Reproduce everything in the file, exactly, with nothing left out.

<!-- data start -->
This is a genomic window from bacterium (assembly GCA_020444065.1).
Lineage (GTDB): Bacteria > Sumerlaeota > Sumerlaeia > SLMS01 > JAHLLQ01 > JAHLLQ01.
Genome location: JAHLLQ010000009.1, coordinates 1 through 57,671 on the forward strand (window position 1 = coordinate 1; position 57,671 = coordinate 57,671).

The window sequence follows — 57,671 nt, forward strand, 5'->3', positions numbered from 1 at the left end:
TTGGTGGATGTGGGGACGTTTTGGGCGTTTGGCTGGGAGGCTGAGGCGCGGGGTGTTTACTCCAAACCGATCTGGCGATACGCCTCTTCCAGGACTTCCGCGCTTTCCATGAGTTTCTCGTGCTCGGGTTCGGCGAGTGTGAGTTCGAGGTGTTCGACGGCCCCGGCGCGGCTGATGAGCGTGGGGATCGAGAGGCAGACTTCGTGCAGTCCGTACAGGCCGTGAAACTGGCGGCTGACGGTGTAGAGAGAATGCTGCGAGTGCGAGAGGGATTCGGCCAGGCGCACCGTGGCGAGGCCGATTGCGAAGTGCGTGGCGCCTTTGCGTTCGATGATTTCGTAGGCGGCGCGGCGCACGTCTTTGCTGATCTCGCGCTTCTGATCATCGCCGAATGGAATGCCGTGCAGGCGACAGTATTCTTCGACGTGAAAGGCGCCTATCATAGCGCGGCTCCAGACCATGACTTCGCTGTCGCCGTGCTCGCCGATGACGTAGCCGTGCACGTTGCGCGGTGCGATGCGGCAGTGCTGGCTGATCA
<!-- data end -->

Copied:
This is a genomic window from bacterium (assembly GCA_020444065.1).
Lineage (GTDB): Bacteria > Sumerlaeota > Sumerlaeia > SLMS01 > JAHLLQ01 > JAHLLQ01.
Genome location: JAHLLQ010000009.1, coordinates 1 through 57,671 on the forward strand (window position 1 = coordinate 1; position 57,671 = coordinate 57,671).

The window sequence follows — 57,671 nt, forward strand, 5'->3', positions numbered from 1 at the left end:
TTGGTGGATGTGGGGACGTTTTGGGCGTTTGGCTGGGAGGCTGAGGCGCGGGGTGTTTACTCCAAACCGATCTGGCGATACGCCTCTTCCAGGACTTCCGCGCTTTCCATGAGTTTCTCGTGCTCGGGTTCGGCGAGTGTGAGTTCGAGGTGTTCGACGGCCCCGGCGCGGCTGATGAGCGTGGGGATCGAGAGGCAGACTTCGTGCAGTCCGTACAGGCCGTGAAACTGGCGGCTGACGGTGTAGAGAGAATGCTGCGAGTGCGAGAGGGATTCGGCCAGGCGCACCGTGGCGAGGCCGATTGCGAAGTGCGTGGCGCCTTTGCGTTCGATGATTTCGTAGGCGGCGCGGCGCACGTCTTTGCTGATCTCGCGCTTCTGATCATCGCCGAATGGAATGCCGTGCAGGCGACAGTATTCTTCGACGTGAAAGGCGCCTATCATAGCGCGGCTCCAGACCATGACTTCGCTGTCGCCGTGCTCGCCGATGACGTAGCCGTGCACGTTGCGCGGTGCGATGCGGCAGTGCTGGCTGATCA